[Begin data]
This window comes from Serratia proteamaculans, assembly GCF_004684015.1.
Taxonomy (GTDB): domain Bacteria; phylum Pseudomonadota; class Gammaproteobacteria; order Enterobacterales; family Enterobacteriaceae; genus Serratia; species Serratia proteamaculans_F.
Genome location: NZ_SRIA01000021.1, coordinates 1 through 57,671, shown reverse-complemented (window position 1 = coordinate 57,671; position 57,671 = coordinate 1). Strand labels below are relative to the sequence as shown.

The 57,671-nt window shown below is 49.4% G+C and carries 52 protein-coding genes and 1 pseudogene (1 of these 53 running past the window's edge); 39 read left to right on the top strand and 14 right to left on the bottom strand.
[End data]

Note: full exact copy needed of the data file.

This window comes from Serratia proteamaculans, assembly GCF_004684015.1.
Taxonomy (GTDB): domain Bacteria; phylum Pseudomonadota; class Gammaproteobacteria; order Enterobacterales; family Enterobacteriaceae; genus Serratia; species Serratia proteamaculans_F.
Genome location: NZ_SRIA01000021.1, coordinates 1 through 57,671, shown reverse-complemented (window position 1 = coordinate 57,671; position 57,671 = coordinate 1). Strand labels below are relative to the sequence as shown.

The 57,671-nt window shown below is 49.4% G+C and carries 52 protein-coding genes and 1 pseudogene (1 of these 53 running past the window's edge); 39 read left to right on the top strand and 14 right to left on the bottom strand.